Judgment will be entered in favor of the plaintiff class in each case declaring that defendants' reduction of plaintiffs' general assistance benefits as a consequence of their receipt of federal food stamps violates 7 U.S.C. § 2019(d); permanently enjoining defendants from reducing plaintiffs' general assistance benefits as a consequence of their receipt of federal food stamps; and ordering defendants to make payment to the members of the plaintiff class of the amount of general assistance benefits illegally withheld by reason of their receipt of federal food stamps prior to the issuance of the temporary restraining order. Plaintiffs in each case may submit a proposed form of judgment, with notice to defendants, within ten days. Defendants may present their comments thereon within five days thereafter.


Maine General Assistance Statutes

The relevant portions of the Maine General Assistance statutes, 22 Me.Rev.Stat.Ann. §§ 4450-4508, provide as follows:

§ 4497. Municipal relief of the poor:
. . .
Overseers of the poor of a municipality or some person or persons designated by them to act in their behalf shall have the care of all eligible persons who are residents of the municipality and shall cause them to be relieved at the expense of that municipality, except as provided in section 4499. . . .
Overseers of the poor of a municipality shall also have the care of eligible persons who apply to them for assistance and who are neither residents of that municipality nor of any other municipality and shall cause them to be relieved at the expense of that municipality.
Overseers of the poor and other officers having charge of the administration of welfare funds shall keep full and accurate records of the names of indigent persons so relieved or supported, together with the amounts paid by them for such support and relief and shall make annual returns of the number of such persons supported and relieved, with the costs, to the Department of Health and Welfare.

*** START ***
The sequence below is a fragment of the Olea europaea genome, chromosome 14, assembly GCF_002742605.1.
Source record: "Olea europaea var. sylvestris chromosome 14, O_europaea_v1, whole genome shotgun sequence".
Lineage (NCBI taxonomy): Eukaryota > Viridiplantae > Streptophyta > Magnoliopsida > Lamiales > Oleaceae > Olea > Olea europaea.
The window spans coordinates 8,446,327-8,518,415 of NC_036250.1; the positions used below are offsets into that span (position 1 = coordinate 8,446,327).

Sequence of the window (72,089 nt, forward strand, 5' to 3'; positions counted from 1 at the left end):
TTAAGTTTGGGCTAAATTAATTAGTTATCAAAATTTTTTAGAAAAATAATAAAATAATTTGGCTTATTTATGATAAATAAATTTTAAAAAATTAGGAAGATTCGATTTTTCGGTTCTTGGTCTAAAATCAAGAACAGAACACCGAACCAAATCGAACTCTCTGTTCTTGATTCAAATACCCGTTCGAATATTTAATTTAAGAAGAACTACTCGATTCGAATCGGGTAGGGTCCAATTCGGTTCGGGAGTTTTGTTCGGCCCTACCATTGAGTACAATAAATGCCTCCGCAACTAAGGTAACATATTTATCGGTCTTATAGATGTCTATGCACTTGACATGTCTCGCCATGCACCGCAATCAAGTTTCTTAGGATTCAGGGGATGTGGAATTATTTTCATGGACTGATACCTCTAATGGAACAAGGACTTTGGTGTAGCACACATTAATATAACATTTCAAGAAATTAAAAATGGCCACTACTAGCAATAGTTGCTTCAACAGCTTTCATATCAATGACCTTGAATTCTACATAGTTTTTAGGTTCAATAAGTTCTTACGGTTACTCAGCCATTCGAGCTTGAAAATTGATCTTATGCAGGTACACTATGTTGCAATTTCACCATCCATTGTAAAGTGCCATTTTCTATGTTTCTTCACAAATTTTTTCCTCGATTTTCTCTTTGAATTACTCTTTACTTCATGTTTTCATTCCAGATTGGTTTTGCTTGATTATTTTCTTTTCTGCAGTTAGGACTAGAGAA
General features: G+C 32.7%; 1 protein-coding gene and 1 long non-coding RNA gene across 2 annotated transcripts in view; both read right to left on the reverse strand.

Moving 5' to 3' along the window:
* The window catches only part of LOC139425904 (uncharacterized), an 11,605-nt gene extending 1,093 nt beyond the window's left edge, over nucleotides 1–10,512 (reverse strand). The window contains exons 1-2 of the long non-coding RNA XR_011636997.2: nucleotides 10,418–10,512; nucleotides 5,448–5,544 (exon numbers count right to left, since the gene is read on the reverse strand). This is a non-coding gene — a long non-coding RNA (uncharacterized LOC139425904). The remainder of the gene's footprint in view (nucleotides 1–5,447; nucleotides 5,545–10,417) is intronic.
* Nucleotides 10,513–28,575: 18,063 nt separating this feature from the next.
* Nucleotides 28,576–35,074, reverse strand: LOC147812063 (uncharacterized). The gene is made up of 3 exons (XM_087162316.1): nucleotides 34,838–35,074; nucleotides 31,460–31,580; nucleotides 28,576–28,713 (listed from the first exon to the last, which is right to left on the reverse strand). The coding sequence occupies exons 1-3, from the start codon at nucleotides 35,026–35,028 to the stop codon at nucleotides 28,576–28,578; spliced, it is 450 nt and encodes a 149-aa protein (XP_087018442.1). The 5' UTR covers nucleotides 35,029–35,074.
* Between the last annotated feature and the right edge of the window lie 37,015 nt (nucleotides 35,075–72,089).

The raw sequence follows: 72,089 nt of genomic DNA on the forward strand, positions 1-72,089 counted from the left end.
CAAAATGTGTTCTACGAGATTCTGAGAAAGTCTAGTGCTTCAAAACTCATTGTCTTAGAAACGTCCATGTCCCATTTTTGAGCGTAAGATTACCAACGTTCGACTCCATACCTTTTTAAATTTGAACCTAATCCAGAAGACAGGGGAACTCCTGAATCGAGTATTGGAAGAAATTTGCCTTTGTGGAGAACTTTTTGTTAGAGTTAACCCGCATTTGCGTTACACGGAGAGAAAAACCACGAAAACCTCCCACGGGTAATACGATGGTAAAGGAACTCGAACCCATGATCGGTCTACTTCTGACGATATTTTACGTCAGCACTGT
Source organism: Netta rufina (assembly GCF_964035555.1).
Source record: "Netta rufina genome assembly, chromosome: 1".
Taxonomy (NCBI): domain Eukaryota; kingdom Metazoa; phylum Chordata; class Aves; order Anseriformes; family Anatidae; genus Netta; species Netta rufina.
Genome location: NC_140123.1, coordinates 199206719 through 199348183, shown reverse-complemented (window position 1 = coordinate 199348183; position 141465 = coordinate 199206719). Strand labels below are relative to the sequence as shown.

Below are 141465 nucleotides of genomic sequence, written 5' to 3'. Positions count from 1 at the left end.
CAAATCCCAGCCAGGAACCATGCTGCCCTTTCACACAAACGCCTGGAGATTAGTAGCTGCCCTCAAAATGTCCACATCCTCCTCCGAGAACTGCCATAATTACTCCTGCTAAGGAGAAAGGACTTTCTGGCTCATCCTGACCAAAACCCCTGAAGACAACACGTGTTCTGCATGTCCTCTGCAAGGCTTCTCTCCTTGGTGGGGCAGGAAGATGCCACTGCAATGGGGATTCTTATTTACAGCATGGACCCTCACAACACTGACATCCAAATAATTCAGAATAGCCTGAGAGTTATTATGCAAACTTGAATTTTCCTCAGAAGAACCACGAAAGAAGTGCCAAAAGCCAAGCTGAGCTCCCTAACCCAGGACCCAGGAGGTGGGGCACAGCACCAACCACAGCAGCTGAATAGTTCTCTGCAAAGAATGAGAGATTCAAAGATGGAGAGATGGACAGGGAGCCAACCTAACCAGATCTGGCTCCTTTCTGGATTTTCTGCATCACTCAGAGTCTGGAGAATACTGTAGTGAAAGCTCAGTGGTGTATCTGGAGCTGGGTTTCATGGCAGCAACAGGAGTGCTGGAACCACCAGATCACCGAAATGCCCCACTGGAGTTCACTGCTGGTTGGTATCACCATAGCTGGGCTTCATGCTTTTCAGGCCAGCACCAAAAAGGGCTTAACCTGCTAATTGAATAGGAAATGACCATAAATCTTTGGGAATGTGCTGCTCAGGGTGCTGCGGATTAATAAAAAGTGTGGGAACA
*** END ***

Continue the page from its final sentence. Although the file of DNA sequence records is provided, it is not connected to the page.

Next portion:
* * * * * *
§ 4498 unincorporated places
When such organized municipality grants assistance to persons from an unincorporated or unorganized township, the municipality shall be reimbursed 100% for welfare costs to such individuals. In addition, the Department of Health and Welfare may appoint agents within the unorganized townships to administer the program.
§ 4499. Costs; limit
When a municipality incurs net costs for furnishing such general relief in any *1322 fiscal year in excess of .0006 of that municipality's state valuation as determined by the State Tax Assessor in the statement filed by him as provided in Title 36, section 381, the Department of Health and Welfare shall reimburse the municipality for 90% of the amount in excess of such expenditures which the department considers to be reasonable and appropriate. For the purposes of this section, the municipal officers shall submit to the Department of Health and Welfare a monthly return on forms provided by the department stating the amount of net costs for furnishing general relief beginning at the end of the month in which the municipality's general relief expenditures exceed the ceiling formula stated in this section.
* * * * * *
§ 4504. Establishment of rules and regulations
A program for municipal support of the poor under this chapter shall be operated and administered in accordance with written rules and regulations. Such rules and regulations shall include standards of eligibility, governing need and amount of assistance, for the receipt of general assistance. Such rules and regulations shall be available in the town office and otherwise easily accessible to any member of the public. Notice to that effect shall be posted.
* * * * * *

[1] Plaintiffs have waived any claim for damages against defendants individually and seek only retroactive payment of any general assistance to which they are entitled. Defendants have agreed that plaintiffs will be entitled to retroactive payment of benefits to the extent it is determined that they have been illegally withheld.

[2] The relevant portions of the Maine general assistance statutes are set forth in an appendix.

[3] With respect to calculation of an applicant's food requirements, the Guidelines state as follows: